While looking at the Arduino Severino (Single-Sided Serial Board V3) schematics I notice it has a ceramic 100nF capacitor in the reset line (marked in red in the picture below).

enter image description here

My questions are:

1. What is the capacitor for?

2. Would the auto-reset line still work ok if one removed the capacitor?

The context for this question is that I'm trying to find what's wrong with an RS232-to-TTL converter board of mine (see Problems with homemade RS232-to-TTL converter board based on TI's MAX232), and was studying the reset line (which is similar to the reset line in my board) when I stumbled across this capacitor.


1 Answer 1


The reset capacitor is there to block DC signals. The capacitor acts as a pulse transmitter so to speak, where the auto-reset line will be pulled low briefly by an external source, and the capacitor will act as an AC pull-down, for the effect of a single reset trigger on the microcontroller. If there was a reset button, and it was pressed down by a human (or other object) then it will exert low for as long as you hold it down. If the external trigger device through the capacitor were to hold the reset line low, the capacitor would only show the 'edge' and would return to the normal reset voltage.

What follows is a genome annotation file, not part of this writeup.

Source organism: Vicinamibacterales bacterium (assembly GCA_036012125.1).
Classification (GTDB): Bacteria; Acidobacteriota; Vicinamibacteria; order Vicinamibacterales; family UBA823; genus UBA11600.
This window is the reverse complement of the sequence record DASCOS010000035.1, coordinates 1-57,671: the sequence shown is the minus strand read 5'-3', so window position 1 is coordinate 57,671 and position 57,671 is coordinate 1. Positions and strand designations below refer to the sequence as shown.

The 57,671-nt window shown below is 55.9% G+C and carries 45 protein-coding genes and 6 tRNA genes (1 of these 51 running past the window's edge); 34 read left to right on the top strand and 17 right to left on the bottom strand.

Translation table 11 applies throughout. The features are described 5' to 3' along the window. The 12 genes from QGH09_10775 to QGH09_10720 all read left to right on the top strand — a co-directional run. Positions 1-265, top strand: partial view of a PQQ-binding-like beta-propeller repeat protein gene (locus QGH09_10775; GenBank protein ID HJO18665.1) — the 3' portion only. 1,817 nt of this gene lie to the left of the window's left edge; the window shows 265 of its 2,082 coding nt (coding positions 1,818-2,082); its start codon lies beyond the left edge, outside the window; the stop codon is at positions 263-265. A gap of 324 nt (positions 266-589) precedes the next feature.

Thus, it is important to have that capacitor there. I did the same on my own "arduino pro mini" board I made, so that my FTDI serial programmer could use the DTR signal and reset my ATMEGA328P ready for Arduino bootloading a new program.

I hope my explanation was clear enough. please tell me if it's not, I will clarify for you.


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